An Interview with Henry G. Saperstein


An important person associated with Godzilla and Toho movies in the United States is the late Mr. Henry Saperstein (1918 – 1998) who was president and chief executive officer of UPA Productions of America. UPA has owned the licensing and merchandising rights to Godzilla since the 1960s, and Mr. Saperstein had been responsible for the release of several Toho movies in theaters in the United States. In 1995, Mr. Saperstein was kind enough to take time out from his busy schedule to meet with John Rocco Roberto.

Roberto: The first obvious question is: How did you get involved with Toho?

Saperstein: I was approached (at UPA) by some of the marketers and they were looking for solid, theatrical-quality monster pictures. So I went to the Motion Picture Academy (MPA) to find out which MPPA company made the most. They told me the most prolific were Hammer Studios in England, and Toho Studios in Japan. I had no desire to deal with Hammer, so I spoke to Toho.

JRR: How did Toho react?

HGS: Well, they were wary of any gaijin, it doesn’t mean foreigner, it means outsider. You’re outside of their “kingdom oft he sun,” they’re wary of anyone coming in who wants to be involved, in any meaningful way. But I came in, and I offered up some ideas that made the pictures more viable in the international marketplace, and I was willing to put money on the line, this appealed to them, and I guess that’s how I broke through. They thought it was interesting.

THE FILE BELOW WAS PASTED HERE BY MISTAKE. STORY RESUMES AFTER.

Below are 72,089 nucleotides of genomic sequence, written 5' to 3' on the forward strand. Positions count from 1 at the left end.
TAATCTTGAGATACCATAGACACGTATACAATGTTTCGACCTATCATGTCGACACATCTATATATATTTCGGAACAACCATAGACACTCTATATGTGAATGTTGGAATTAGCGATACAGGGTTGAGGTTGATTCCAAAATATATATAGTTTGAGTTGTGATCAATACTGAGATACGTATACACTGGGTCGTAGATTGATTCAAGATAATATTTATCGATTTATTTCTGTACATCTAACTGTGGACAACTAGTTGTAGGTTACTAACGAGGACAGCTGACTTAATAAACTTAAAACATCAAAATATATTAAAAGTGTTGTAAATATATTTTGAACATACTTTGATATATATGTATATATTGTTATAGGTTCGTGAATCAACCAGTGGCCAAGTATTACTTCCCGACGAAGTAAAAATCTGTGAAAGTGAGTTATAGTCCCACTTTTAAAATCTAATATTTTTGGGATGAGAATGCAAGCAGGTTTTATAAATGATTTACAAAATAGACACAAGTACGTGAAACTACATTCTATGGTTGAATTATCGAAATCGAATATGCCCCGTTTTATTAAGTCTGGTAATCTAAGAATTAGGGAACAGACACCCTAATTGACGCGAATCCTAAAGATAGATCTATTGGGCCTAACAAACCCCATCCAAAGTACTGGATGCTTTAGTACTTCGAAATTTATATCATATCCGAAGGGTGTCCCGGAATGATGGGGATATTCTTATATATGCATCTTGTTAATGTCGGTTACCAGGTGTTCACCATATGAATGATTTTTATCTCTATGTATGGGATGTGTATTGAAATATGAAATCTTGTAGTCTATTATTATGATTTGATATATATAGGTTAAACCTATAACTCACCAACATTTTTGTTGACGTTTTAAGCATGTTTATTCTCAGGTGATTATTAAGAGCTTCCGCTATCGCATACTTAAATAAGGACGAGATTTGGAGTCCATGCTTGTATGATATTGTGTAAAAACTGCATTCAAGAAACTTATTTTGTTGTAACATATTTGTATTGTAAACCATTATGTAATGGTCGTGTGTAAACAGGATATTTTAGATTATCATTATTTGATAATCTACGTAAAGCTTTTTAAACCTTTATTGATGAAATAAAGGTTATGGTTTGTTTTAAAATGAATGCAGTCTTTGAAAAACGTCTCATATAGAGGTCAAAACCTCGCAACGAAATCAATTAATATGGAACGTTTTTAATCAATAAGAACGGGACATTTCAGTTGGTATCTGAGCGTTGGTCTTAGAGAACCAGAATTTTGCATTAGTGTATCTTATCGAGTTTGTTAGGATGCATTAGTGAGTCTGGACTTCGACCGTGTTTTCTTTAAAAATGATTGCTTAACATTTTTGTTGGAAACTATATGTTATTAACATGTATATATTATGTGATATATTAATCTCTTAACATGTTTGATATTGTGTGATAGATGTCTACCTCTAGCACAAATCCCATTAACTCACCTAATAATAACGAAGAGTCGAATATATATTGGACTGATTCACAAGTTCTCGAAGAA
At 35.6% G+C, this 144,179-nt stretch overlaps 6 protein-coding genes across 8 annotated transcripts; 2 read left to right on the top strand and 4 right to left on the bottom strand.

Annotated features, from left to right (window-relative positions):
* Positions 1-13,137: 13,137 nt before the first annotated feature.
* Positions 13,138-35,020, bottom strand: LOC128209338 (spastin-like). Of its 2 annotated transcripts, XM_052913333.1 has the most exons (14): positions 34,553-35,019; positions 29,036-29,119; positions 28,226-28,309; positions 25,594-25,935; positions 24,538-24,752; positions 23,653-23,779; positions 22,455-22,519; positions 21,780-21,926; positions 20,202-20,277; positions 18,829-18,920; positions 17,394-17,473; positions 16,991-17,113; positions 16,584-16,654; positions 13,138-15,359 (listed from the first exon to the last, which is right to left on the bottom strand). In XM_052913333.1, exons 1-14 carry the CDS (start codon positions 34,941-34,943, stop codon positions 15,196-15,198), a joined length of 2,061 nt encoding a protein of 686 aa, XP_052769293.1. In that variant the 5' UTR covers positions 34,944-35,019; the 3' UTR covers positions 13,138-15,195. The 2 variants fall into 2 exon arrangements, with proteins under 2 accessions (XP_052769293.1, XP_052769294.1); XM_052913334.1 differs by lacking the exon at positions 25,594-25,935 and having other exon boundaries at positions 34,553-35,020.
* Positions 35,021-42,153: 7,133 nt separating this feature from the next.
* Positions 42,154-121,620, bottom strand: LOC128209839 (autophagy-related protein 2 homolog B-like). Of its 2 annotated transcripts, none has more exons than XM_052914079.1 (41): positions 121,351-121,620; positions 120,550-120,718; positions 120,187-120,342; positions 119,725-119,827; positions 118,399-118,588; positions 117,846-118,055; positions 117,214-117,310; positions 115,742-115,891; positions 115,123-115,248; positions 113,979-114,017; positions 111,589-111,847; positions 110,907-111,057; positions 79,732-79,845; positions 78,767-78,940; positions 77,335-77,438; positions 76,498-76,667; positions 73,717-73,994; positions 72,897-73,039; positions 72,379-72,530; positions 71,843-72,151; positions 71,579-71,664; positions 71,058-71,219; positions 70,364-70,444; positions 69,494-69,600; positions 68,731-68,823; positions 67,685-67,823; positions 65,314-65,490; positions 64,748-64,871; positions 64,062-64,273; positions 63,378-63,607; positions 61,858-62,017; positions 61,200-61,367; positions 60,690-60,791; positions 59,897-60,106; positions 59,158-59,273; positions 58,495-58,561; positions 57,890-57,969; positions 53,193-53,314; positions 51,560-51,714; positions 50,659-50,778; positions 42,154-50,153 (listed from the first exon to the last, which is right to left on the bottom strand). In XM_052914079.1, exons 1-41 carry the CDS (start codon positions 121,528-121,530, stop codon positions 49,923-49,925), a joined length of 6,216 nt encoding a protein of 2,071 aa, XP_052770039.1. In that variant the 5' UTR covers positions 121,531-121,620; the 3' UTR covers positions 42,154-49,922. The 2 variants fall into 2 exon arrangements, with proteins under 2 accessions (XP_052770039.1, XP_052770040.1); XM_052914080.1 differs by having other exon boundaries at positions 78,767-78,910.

JRR: In regards to your involvement in the films and the actors chosen to star in them, is it true that David Janssen originally signed to the Nick Adams contract, and then backed out of it due to his commitment to the TV show The Fugitive?

HGS: He never signed a contract. We had discussions. We had to get somebody who was willing to go there and live there for a while, not just drop in for a couple of days. I can tell you, in the 1960s, that wasn’t easy. I had convinced Toho that they needed an American actor to star in their kinds of films, so I brought Nick Adams there and we did Godzilla vs. Monster Zero. The Russ Tamblyn picture was after that. I wasn’t involved in any of the production process or consulting of the earlier film (Frankenstein Conquers the World). They already had that picture underway and I just participated in the financing and co-distribution. Godzilla vs. Monster Zero was my first full involvement.

JRR: Did you have any input into the script of Godzilla vs. Monster Zero?

HGS: We made suggestions. For example, most of the pictures made before then always opened up with a press conference or a government conference of scientists and officials. The exposition always went on forever from there, telling the viewer all about what the story was and what was about to happen. That seemed to be a typical way of Japanese storytelling. We convinced them that we needed to get into the picture a lot quicker. The conference could take place later on, but at the beginning, the essence of the picture, the characters, the reason for the picture, what the French call the “raison detre” needed to be developed.